Due to these subtleties, nuances, and pitfalls, even Deng needed to keep a close ear to the ground, to quickly pick up on unspoken signs of disagreement, or concerns that were not being openly aired. He was also an expert in timing the major shifts and changes he pushed through.
Deng’s legacy is significant. His impact cannot be underestimated. But what would Deng think of Xi Jinping, the current Chinese President, and his successor as paramount leader? Xi Jinping is a child of the Party that Deng helped create and form, the son of Chinese Communist veteran Xi Zhongxun. Like Deng’s children, Xi was exiled to a rural area as a teenager following his father's purge during the Cultural Revolution. He lived in a cave in the village of Liangjiahe, where he joined the Party and worked as the party secretary.
I am no China expert, but I suspect Deng would be proud of China’s status in 2021 as the second great global superpower, and of the manner in which the country he loved has continued to eat away at that once unassailable monolith, the US. No lover of the USSR, Deng considered its great reformer, Gorbachev, a light weight who in an ill-judged suicidal act tried to reform the communist system before reforming the broken economy. In getting the order of events wrong Gorbachev set in train the end of the USSR and the fall of the Iron Curtain. In comparison, thirty years on from the destruction of the Berlin wall, the firm hand (or iron fist) of the Chinese Communist Party seems as entrenched as ever. But history shows that the Party’s inner sanctum will likely be the last to see their demise coming.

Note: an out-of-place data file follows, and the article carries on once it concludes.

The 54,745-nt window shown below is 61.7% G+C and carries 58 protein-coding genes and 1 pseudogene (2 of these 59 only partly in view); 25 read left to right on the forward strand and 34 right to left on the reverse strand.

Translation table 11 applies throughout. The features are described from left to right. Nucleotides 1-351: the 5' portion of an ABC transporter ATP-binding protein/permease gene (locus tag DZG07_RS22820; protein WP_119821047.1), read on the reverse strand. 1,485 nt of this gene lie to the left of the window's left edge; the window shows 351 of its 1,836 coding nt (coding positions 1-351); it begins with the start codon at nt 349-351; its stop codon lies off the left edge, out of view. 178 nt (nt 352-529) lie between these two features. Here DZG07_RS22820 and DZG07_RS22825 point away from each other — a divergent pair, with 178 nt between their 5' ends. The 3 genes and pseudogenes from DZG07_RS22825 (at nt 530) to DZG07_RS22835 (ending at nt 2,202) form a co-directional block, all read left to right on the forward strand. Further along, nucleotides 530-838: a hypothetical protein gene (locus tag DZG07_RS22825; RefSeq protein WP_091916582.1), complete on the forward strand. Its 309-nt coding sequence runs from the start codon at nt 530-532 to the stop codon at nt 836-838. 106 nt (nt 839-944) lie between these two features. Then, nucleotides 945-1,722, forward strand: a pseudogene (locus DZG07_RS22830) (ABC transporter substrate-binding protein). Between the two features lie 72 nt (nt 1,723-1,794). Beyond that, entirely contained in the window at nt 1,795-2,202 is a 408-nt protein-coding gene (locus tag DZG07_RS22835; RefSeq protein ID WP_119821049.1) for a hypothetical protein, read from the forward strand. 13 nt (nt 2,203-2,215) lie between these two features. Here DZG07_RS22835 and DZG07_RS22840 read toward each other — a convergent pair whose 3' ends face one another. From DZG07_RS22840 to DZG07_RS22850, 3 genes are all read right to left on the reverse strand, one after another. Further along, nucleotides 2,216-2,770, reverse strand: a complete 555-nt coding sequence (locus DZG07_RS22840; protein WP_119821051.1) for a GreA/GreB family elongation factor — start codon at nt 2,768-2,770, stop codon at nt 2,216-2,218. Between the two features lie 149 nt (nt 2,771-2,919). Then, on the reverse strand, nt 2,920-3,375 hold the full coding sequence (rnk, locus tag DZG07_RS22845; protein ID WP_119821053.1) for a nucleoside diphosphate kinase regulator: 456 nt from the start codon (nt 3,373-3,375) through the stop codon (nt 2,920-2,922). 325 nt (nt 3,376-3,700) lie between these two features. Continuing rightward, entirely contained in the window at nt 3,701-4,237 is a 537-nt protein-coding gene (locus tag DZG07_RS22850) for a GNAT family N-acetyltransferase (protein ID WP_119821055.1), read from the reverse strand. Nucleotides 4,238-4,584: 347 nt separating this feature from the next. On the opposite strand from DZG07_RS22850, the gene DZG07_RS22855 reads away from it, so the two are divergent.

I expect that the wily Deng would be far less overt than Xi in flaunting his nation’s new found economic and military power. Why do I think Deng would have been more reticent than Xi in trumpeting China’s current dominant position? In giving advice to colleagues late in his career, Deng said the following:
Observe calmly; secure our position; cope with affairs calmly; hide our capacities and bide our time; be good at maintaining a low profile; and never claim leadership.
Both master strategist and cunning tactician, Deng always played the long game.
Philip Pogson FAICD
Philip has been a company director, Chair, and business owner for more than 20 years. He consults and advises on strategy and governance across a range of business sectors and also co-owns and operates a music production and promotion business. He enjoys writing about the intersection between leadership, governance, and long-term strategy.